Every 10 years, the U.S. Census Bureau is required to count every person living in the United States, regardless of citizenship status. In March-April 2020, Oakland residents will participate in the next decennial census count ensuring that our community receives its share of federal funding that supports education, housing, health, transportation, and other critical programs that make Oakland thrive.
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California's Building Standards Code has changed under the state's three-year update cycle. Changes to the code affect all new building permit applications submitted on or after January 1st, 2020. Please review the summary documents below outlining code updates, including residential, electrical, plumbing and mechanical codes.
FAQs related to the 2020 Census.
Residents can expect to receive mailed invitations to participate in the 2020 Census in March 2020. Census Day is on April 1, 2020, but you will have the opportunity to submit your responses online or over the phone beginning in mid-March 2020.
Information about serving as a QAC for the 2020 Census. Participating as a QAC will help ensure a Complete Count.
External information related to the 2020 Census.
An emergency operations plan, or EOP, is a document that describes how people, property, and the environment will be protected during an emergency. The EOP details who is responsible for carrying out specific actions, establishes lines of authority and organizational relationships and outlines how actions will be coordinated. The EOP provides guidance for all-types of hazards which may impact the City throughout the year. The EOP guides personnel in performance of their duties before, during, and through initial emergency recovery. In 2021, the City of Oakland will update its Emergency Operations Plan.
On June 15, 2021, the City of Oakland adopted the 2021-2026 Local Hazard Mitigation Plan (LHMP). The LHMP serves as a meaningful guide to increasing the Oakland community’s resilience in the face of natural disasters, such as earthquakes, floods, extreme heat and fires. Thank you to all who provided input to the plan!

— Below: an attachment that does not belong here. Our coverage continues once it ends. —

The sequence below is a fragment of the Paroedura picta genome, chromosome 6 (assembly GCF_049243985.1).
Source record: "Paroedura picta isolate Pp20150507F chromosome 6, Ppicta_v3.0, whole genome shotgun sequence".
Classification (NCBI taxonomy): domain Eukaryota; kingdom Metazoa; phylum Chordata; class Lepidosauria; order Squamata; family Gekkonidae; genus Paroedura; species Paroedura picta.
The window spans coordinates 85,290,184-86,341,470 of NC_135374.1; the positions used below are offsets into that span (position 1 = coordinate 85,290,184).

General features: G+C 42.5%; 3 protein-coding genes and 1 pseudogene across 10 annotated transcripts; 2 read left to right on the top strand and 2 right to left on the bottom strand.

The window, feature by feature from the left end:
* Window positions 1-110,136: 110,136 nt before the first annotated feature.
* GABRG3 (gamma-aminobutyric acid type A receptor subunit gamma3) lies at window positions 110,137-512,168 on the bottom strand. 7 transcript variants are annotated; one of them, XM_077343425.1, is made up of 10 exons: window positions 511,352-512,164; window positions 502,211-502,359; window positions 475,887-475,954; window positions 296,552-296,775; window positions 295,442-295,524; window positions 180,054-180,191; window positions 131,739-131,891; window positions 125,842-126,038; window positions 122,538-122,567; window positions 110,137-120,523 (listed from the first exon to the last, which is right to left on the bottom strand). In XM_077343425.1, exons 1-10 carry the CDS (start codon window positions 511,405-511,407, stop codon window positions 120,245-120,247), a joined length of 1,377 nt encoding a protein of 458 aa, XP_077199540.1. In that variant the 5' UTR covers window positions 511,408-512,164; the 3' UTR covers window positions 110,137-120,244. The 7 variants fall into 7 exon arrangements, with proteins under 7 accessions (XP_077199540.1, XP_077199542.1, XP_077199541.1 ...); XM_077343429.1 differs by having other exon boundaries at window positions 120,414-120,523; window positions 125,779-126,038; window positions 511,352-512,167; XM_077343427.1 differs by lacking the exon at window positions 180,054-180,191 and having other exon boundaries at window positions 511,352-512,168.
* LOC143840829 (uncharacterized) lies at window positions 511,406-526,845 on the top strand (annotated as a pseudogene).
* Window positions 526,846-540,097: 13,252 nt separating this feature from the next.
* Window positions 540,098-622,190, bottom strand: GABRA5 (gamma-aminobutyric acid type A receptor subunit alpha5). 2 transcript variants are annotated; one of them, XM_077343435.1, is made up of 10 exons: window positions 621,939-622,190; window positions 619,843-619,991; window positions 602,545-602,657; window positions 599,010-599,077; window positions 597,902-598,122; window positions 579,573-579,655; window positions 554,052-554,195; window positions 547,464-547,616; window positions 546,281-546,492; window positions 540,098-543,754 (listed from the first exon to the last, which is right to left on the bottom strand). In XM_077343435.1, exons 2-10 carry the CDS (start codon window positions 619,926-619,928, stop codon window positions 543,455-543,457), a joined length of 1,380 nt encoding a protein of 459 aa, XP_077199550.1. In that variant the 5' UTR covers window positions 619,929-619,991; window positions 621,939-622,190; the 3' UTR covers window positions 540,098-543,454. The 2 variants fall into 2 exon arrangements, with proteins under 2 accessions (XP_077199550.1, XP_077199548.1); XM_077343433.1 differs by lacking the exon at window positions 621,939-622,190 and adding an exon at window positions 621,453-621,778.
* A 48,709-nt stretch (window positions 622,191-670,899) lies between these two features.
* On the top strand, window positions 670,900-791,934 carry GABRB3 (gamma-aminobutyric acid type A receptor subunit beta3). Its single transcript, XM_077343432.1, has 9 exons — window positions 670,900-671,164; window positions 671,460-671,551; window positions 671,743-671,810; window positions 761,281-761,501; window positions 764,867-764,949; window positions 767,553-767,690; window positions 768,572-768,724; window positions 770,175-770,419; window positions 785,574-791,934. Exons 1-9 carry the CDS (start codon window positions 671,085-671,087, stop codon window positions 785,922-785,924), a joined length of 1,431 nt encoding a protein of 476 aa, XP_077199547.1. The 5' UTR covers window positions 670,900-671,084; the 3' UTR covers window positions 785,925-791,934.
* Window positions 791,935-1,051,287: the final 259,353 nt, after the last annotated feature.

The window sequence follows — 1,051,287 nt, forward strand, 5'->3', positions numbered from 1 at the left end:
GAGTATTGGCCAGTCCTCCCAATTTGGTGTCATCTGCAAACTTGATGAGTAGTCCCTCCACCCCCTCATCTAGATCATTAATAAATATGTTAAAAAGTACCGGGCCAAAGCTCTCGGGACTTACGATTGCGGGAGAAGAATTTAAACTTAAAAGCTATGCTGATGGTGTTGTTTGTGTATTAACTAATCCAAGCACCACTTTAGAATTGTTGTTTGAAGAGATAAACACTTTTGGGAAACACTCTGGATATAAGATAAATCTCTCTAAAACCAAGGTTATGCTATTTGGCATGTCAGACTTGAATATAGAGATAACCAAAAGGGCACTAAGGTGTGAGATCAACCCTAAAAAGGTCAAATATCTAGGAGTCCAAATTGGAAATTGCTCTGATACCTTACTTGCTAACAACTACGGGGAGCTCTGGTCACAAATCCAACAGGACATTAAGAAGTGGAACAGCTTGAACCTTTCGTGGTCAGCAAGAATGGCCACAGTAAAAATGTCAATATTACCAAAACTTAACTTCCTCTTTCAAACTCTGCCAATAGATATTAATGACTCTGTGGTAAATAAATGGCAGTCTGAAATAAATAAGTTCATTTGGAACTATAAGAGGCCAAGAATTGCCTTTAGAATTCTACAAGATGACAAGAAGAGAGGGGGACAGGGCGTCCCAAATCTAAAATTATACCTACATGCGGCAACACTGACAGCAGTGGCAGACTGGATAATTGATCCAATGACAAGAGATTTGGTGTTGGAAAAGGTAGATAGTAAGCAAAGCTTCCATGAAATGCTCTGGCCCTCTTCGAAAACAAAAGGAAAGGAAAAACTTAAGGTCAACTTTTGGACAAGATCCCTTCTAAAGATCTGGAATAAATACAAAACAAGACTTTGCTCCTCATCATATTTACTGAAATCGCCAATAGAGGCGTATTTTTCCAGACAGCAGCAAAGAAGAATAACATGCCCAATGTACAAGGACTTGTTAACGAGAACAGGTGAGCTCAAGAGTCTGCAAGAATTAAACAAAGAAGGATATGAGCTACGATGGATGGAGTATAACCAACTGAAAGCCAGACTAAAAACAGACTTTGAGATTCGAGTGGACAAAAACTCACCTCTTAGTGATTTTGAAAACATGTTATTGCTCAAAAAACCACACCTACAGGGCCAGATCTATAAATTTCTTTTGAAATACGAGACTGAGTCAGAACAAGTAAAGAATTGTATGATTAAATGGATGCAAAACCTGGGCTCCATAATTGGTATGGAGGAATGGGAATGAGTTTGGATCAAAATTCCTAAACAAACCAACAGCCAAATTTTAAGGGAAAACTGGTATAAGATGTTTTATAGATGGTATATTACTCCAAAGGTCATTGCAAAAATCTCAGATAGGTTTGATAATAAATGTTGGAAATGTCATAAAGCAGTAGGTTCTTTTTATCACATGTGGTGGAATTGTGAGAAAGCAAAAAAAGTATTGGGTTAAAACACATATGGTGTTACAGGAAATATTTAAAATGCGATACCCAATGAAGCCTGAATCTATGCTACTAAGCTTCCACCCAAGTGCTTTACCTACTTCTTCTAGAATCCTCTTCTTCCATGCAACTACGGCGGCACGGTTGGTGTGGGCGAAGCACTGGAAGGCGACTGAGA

As we prepare for a potentially busy fire season this year, we recognize the role climate change plays in natural disasters and how we can take action now to address some of the root causes of these events.
Under federal and state law, compliance with disability access laws is a serious and significant responsibility that applies to all California building owners and tenants with buildings open to the public. The code requirements for meeting standards of access can be found in the Oakland Municipal Code (OMC). Each property owner, design professional, and contractor must ensure that their capital improvements meet these standards. This webpage provides context for the ADA’s history and application for construction, but the OMC is the standard which construction must meet.
The Access Improvement Program (AIP) for Owner-Occupied Units provides grants for accessibility modifications to owner-occupied properties.
The Access Improvement Program (AIP) for Rental Property Owners provides grants for accessibility modifications to rental properties.
Oakland's Department of Transportation is committed to helping people with disabilities get around the city easily.
Accessory Dwelling Units (ADUs) — also known as Secondary Units — are attached or detached accessory dwellings that provide independent living for one or more people, including permanent facilities for living, sleeping, eating, cooking, and sanitation. As of January 1, 2020, state and local laws surrounding ADUs have changed to allow for their construction with Single- and Multi-Family dwellings. See below for new applications and how-to guides that reflect the latest requirements.